Humpty Dumpty was a big fat egg. Or he wasn’t. He was a cannon. Perhaps. He represents King Richard III, some say. Maybe, others say. Whichever, if any, it’s fitting that Lewis Carroll has him saying this:
When I use a word it means just what I choose it to mean — neither more nor less.
Recently during a team-wide festival of testing I was listening to Research-based pop, the new album by The Durds. I say festival of testing and you have no idea what I’m on about. (I am in management.) I’d really like to say testival (yeah, let’s innovise and neologate in a blog on lexical matters!) because that kind of thing appeals to me but it would take us even further from a common understanding.
What I actually meant and could easily have said is that the test team set aside a day to address a backlog of verifications without any distractions. To aid my own concentration and discourage interruptions, I was listening to Research-based pop, the new album by The Durds.
The Durds care intensely about language and wouldn’t have christened their record so without (at least internal) justification. I’ll willingly agree to research-based given lyrics straight from the academic literature like
diminished by proteins of low density,
But I’ve got to quibble with pop. For Humpty it would be enough for The Durds to consider themselves pop to use that soubriquet, but could – for example – the sound of an inebriated fly inside Kraftwerk’s gentler moments really be pop to the average person? Is your Mum going to be humming along to that on the radio in the mornings?
For years, I thought I liked pop music but came to realise over time that what I actually liked was the notion that the records I considered catchy could become popular and so replace or redefine pop music. To the extent that it has a definition, of course. (For what it’s worth, I like the way the KLF talk in terms of a handful of golden rules in The Manual.)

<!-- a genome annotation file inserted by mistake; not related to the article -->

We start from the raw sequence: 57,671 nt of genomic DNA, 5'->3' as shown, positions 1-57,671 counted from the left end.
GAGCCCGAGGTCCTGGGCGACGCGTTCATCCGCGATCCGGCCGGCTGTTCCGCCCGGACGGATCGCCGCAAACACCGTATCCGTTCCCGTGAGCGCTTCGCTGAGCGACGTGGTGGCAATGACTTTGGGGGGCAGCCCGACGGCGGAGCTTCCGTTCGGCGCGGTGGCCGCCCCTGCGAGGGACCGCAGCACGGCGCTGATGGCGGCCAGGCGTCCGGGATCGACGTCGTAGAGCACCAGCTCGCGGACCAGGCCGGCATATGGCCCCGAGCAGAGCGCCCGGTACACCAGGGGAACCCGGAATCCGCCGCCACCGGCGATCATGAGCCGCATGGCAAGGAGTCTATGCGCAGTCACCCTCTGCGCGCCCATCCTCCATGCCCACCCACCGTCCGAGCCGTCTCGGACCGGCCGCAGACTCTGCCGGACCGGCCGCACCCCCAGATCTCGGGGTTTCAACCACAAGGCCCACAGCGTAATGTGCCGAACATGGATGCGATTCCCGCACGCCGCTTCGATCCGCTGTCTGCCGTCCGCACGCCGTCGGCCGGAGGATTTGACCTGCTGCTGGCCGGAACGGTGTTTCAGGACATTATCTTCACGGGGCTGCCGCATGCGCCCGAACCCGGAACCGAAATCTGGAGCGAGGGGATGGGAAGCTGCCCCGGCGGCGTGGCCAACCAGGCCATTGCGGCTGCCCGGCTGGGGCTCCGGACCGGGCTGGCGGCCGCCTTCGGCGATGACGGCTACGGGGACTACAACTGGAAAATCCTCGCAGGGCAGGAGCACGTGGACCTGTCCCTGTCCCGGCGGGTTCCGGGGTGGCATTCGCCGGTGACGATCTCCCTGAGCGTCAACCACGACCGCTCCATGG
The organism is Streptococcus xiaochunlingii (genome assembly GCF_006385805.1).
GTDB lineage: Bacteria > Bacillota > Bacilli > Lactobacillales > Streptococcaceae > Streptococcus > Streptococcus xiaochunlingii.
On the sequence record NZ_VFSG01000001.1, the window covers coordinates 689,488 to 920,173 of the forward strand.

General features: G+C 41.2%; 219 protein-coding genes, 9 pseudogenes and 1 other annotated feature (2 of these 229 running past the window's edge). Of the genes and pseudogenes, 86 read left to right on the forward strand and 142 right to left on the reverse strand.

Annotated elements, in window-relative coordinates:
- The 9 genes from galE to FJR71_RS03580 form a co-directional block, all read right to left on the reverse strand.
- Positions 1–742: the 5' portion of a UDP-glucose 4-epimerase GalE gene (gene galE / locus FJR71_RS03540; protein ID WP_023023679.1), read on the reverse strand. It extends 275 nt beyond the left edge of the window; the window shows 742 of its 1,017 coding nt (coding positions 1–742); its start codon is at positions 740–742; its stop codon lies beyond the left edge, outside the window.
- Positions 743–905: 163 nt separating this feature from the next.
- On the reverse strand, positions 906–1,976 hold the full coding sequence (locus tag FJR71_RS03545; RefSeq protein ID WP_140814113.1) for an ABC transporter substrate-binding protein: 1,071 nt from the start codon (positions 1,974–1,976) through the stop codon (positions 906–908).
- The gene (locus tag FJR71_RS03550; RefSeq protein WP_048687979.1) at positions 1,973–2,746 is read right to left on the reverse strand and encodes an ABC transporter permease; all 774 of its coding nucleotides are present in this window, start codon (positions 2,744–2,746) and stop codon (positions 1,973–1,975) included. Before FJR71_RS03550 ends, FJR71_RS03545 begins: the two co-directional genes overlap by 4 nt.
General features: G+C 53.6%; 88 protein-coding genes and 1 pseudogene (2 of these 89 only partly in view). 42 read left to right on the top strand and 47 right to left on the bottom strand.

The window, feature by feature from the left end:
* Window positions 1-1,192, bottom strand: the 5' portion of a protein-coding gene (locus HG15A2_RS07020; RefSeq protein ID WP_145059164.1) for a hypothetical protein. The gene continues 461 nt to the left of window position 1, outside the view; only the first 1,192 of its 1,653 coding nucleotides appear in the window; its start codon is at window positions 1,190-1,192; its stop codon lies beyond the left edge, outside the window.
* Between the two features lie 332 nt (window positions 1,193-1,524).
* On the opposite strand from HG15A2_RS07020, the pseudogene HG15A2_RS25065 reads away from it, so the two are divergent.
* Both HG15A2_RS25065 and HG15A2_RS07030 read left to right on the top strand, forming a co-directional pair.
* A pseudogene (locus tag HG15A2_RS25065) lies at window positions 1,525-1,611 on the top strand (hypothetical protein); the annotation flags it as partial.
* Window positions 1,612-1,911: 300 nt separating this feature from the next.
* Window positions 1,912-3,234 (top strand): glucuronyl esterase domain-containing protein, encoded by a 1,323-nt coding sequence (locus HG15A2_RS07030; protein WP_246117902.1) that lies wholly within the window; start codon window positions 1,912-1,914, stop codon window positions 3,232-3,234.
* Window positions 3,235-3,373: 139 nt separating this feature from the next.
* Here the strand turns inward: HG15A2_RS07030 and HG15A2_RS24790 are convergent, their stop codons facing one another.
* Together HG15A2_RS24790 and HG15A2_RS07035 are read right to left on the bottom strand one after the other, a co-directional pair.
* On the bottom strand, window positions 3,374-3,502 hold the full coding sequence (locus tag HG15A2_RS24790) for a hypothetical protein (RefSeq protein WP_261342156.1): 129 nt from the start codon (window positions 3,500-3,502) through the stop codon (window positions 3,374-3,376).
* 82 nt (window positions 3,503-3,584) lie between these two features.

That’s one of the things about definitions: they frequently change over time, as ideas about the thing covered by the definition changes. You might no longer agree with some basic tenet of the definition; some of the terms in the definition itself might transform their own meaning, altering your definition by default. You might lose faith in the value of defining the thing you were once interested in. Perhaps it has become a special case of some more general concept; perhaps it is too general to provide a useful hook to hang any concept on any longer. Perhaps someone else has hijacked the term for their own ends.
A shared vocabulary lubricates collaboration and you should be looking to define or converge on one as soon as possible in any project, and to maintain its relevance. Keep in mind that all terminological choices are not equal. A good one will not only serve to crystallise concepts but also provide a way to model the problem space. A bad one will obstruct understanding and probably cause wasted hours of discussion about the ideas behind the ideas being used to describe the ideas.
The final word to Run DMC who themselves became popular but probably never pop, and felt the need to clarify their own words in a kind of meta lyric:
He’s a big bad wolf in your neighborhood
Not bad meaning bad but bad meaning good.